Tag Archives: friends

On Happiness

Happy.  It’s a word with which I’ve never been comfortable, and yet I think about it a lot.  The thing is, for a word we use so indescribably often, I’m not sure I even really know what it means.  Is happiness the absence of sadness?  Surely there’s always something to be sad about, isn’t there?  Is happiness what happens when everything is finally right?  Because nothing is ever completely right, just as it’s never all completely wrong (though that’s harder to see sometimes).

I recently finished the comic book edition of Tony Hsieh’s Delivering Happiness.  He claims happiness is what all us humans are after at the end of the day.  I like his story: Bright, driven kid finds a new way of doing things, stepping a bit more lightly upon the underdog and making a crapload of spondoolies in the process. But I’m not sure I agree with the premise of the book, that all anyone really wants is to be happy.  Because if happiness is the absence of sadness, or that moment when everything is right, the fact is it simply doesn’t exist.  And if all anyone ever wanted was to be happy, and the truth was that happiness didn’t even exist, we’d all be going stark raving mad, “waiting for Godot,” as it were.


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On Friendship. Or, You missed me!

There’s this saying in English that goes something like, “You can’t have your cake and eat it, too.”  Chris never particularly liked it – he’s always like, “Look, here’s the cake, and I’m eating it, so I’ve had it and I’m eating it!” and I’m like, “But you don’t have it anymore…” and he’s like, “But I had it,” and I’m like, “Yeah – you don’t get this expression, do you?”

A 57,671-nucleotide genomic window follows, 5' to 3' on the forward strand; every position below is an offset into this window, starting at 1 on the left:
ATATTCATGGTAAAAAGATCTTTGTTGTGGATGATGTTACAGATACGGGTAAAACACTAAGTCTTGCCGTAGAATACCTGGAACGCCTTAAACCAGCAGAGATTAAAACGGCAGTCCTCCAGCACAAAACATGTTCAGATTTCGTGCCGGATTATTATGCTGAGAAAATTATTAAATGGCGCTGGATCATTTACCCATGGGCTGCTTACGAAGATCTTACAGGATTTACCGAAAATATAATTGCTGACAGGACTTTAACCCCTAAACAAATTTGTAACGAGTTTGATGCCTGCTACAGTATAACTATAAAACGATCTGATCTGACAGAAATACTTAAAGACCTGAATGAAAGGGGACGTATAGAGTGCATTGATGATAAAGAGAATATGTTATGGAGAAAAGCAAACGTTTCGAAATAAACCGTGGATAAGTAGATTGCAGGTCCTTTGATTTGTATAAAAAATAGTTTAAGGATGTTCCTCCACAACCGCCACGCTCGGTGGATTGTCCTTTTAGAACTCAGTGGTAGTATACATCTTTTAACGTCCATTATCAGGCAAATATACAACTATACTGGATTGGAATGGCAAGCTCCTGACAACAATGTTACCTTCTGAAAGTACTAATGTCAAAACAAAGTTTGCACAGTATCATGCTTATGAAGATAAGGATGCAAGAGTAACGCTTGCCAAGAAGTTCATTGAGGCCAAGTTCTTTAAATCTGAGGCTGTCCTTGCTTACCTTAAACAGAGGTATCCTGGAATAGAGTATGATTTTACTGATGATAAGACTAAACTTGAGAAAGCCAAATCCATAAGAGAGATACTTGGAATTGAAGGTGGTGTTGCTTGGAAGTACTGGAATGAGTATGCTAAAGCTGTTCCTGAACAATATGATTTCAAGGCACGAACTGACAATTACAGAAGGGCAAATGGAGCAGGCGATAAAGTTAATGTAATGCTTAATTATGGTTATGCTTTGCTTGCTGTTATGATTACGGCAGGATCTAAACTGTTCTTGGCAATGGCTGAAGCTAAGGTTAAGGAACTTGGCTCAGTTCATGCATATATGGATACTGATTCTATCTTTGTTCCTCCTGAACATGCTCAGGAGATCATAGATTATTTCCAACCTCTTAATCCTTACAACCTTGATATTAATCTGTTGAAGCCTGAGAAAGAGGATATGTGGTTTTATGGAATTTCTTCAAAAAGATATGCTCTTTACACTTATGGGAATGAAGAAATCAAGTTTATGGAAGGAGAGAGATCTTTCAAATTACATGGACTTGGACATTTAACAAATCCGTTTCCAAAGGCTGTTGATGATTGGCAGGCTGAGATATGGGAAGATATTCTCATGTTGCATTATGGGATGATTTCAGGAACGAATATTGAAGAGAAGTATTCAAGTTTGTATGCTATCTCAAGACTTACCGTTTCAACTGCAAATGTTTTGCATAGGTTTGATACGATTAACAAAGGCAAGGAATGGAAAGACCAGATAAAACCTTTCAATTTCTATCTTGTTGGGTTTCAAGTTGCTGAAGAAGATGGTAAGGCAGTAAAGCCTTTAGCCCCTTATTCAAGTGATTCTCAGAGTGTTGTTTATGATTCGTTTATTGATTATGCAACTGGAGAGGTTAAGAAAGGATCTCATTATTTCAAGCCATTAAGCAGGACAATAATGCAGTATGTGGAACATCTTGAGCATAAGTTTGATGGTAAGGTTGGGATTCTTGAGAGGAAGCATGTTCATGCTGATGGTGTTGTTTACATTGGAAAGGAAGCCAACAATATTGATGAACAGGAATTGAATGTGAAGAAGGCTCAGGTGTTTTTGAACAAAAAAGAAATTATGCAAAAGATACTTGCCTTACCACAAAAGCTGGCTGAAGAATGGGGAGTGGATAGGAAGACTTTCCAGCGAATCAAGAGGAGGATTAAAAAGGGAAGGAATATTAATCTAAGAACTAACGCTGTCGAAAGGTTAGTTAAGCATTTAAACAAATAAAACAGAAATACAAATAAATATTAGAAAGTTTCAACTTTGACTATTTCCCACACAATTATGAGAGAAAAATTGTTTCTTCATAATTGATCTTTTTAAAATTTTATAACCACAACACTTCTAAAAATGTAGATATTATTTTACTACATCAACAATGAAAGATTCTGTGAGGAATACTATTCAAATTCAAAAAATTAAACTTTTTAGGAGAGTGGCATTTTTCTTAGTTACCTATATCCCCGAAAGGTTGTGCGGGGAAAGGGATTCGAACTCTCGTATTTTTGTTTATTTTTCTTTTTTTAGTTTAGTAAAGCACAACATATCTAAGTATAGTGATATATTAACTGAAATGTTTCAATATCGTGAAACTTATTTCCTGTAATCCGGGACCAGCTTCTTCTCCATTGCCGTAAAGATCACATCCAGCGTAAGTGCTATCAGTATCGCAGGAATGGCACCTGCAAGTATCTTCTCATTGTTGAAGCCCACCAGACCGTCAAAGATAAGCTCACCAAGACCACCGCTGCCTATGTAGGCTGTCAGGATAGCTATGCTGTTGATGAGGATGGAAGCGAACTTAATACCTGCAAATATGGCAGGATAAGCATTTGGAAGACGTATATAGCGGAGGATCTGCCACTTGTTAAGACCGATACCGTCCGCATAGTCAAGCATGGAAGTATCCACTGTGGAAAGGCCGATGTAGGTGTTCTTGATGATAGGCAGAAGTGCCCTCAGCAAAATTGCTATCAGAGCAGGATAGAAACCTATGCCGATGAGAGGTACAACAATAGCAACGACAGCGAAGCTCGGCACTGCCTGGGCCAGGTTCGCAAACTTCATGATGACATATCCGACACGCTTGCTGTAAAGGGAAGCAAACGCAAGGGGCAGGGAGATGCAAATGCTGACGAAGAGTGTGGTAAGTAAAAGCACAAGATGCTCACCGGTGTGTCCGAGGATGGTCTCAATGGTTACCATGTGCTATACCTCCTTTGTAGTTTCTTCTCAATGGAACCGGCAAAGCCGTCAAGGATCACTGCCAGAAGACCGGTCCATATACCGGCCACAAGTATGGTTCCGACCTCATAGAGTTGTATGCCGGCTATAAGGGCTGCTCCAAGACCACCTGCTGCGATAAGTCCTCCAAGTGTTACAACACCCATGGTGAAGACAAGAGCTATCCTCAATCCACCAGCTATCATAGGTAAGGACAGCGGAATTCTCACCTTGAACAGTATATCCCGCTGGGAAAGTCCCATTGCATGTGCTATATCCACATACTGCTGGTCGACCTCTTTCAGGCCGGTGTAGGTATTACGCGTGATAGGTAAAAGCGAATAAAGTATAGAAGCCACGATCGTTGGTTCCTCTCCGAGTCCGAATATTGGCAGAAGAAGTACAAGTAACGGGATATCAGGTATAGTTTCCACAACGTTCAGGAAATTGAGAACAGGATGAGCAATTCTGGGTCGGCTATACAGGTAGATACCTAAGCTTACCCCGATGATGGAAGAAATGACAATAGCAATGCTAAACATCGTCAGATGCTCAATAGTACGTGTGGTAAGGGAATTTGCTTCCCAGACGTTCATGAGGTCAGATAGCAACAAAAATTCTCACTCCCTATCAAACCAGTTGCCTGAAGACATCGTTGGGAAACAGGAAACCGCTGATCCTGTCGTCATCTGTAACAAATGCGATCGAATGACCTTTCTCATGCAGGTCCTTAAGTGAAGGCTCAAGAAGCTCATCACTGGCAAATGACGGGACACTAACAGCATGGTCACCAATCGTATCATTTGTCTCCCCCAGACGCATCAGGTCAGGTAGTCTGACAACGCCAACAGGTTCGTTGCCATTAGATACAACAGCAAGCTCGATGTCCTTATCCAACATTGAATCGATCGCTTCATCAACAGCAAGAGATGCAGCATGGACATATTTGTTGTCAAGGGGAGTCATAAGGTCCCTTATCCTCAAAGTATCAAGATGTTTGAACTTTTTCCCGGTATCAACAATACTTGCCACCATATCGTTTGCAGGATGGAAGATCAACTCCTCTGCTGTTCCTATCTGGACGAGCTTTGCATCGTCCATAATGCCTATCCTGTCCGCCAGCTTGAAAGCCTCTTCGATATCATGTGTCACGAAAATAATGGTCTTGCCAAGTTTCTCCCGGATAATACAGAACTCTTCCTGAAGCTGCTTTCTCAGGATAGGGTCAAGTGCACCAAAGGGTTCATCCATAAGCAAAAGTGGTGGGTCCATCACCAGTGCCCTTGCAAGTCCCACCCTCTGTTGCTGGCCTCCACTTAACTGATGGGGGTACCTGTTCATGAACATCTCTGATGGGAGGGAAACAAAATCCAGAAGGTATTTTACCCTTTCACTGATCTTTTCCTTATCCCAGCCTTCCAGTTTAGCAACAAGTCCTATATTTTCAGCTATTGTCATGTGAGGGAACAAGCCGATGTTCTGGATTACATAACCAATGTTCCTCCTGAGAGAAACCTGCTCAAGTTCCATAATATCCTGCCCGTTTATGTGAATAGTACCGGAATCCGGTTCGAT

I, on the other hand, have always really clung to it as one of the few really and truly grown-up things I get.  I don’t, for the record, stand by or even too closely to such classics as, “That’s just the way things are,” or, “Life isn’t fair.”  Those are dumb.  But the cake thing I get.

So it goes:  living abroad has its many wonderful qualities, but there are lots of things one loses in the decision.  I do love the oomph it gives to living: learning new customs, hearing a different language, learning that language, learning that the customs make a lot more sense when one has the language, etc.  There’s also the different food, architecture, weather, currency, music, and just general way of going about life.  And while it can be a bit tiresome after a while, I’m so unaccustomed to the norms of my place of origin by now (it’s been a few years, after all), I think I’ve become more accustomed to the not-knowing.  On the other hand, particularly in my late-early thirties, particularly in a place where my native language is not widely spoken, making new friends has become a right pain in the arse.  So much so, I haven’t really done it for a number of years.

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